Low-normal thyroid and health implications - new article in Nutrients Journal (peer reviewed)

I've just come across the following article which appeared in the Nutrients Journal (Netherlands) on 16 Feb:


Here is the abstract:

'The concept is emerging that low-normal thyroid function, i.e., either higher

thyroid-stimulating hormone or lower free thyroxine levels within the euthyroid reference

range, could contribute to the development of atherosclerotic cardiovascular disease. It is

possible that adverse effects of low-normal thyroid function on cardiovascular outcome may

be particularly relevant for specific populations, such as younger people and subjects with

high cardiovascular risk. Low-normal thyroid function probably relates to modest increases

in plasma total cholesterol, low density lipoprotein cholesterol, triglycerides and insulin

resistance, but effects on high density lipoprotein (HDL) cholesterol and non-alcoholic fatty

liver disease are inconsistent. Low-normal thyroid function may enhance plasma cholesteryl

ester transfer, and contribute to an impaired ability of HDL to inhibit oxidative modification

of LDL, reflecting pro-atherogenic alterations in lipoprotein metabolism and HDL function,

respectively. Low-normal thyroid function also confers lower levels of bilirubin, a strong

natural anti-oxidant. Remarkably, all these effects of low-normal thyroid functional status

appear to be more outspoken in the context of chronic hyperglycemia and/or insulin

resistance. Collectively, these data support the concept that low-normal thyroid function may

adversely affect several processes which conceivably contribute to the pathogenesis of

atherosclerotic cardiovascular disease, beyond effects on conventional lipoprotein measures.'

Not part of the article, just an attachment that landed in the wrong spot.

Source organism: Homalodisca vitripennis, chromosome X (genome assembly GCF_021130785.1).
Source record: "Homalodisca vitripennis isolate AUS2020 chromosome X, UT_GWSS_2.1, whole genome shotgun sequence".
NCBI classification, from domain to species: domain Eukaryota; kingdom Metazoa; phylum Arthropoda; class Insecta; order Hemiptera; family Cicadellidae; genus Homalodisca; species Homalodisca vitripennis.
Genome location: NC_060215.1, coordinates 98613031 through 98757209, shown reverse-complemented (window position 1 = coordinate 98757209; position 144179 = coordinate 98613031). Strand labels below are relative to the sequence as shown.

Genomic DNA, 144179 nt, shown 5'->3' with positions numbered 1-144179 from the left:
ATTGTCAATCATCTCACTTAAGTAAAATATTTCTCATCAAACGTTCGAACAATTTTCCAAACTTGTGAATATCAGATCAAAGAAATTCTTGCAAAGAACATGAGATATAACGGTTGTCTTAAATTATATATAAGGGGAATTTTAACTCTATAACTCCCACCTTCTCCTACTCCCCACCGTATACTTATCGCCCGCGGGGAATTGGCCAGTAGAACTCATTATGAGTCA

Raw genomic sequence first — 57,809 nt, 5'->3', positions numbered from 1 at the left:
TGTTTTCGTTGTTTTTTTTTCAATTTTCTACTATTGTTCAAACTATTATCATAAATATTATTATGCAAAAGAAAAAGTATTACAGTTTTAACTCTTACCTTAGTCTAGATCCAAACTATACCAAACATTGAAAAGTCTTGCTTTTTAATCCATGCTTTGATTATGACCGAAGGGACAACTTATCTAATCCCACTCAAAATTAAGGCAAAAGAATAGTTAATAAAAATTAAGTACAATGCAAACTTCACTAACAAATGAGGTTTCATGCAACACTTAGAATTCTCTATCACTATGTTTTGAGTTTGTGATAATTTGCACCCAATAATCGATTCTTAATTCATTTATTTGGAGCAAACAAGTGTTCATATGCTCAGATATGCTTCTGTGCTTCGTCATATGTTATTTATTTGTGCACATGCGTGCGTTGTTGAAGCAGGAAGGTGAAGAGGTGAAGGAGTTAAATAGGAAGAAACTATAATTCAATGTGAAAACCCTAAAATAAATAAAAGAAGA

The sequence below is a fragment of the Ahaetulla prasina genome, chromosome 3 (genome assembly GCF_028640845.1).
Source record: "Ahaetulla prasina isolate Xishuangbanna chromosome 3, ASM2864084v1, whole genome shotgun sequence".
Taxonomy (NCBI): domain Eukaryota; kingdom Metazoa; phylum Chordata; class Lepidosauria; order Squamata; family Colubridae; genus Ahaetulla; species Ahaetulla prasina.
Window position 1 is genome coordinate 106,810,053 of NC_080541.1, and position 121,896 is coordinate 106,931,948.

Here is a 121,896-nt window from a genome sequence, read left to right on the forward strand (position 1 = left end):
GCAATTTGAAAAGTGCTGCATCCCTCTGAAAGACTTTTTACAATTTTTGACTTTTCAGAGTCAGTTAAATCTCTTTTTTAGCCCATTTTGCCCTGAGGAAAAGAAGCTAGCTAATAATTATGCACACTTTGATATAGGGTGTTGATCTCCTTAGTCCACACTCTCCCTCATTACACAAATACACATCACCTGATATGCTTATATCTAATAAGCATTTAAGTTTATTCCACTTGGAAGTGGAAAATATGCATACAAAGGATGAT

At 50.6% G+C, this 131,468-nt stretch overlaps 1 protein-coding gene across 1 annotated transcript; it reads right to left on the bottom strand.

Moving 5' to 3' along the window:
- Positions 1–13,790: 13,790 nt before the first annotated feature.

The wording is somewhat circumpect ('could contribute'; 'may be ... relevant'; 'Probably relates to', etc., but there are some interesting concepts here.

Is there anyone with the knowledge/expertise who could decipher it for us mere mortals? And also state if it is a document we could present to GPs/endos? In other words, is there enough scientific evidence, given the hesitant stance of the abstract?

NB the 'About us' page of the Journal's website opens with the following sentence: 'Nutrients (ISSN 2072-6643) is an international, peer-reviewed open access advanced forum for studies related to Human Nutrition' , so it has 'proper' status, as it were.

11 Replies

  • If we, who are medically untrained, can suss out that it is wrong not to include Free T3 in our blood tests, why is it taking so long for those who are supposed to be medically trained cannot fathom this out. Why is it so difficult? It's common sense and you don't need a degree surely. The doctors are quick to prescribe statins for a higher cholesterol and don't take notice of low thyroid hormones at all.

    Holistic doctors have been saying for ages that low thyroid function causes all these additional problems yet the mainstream ignore and our symptoms are treated as 'stand alone' and the need for an increase and/or the addition of T3 as levo doesn't always convert sufficiently.

    I hope some knowledgeable persons will comment.

    Thanks for the link.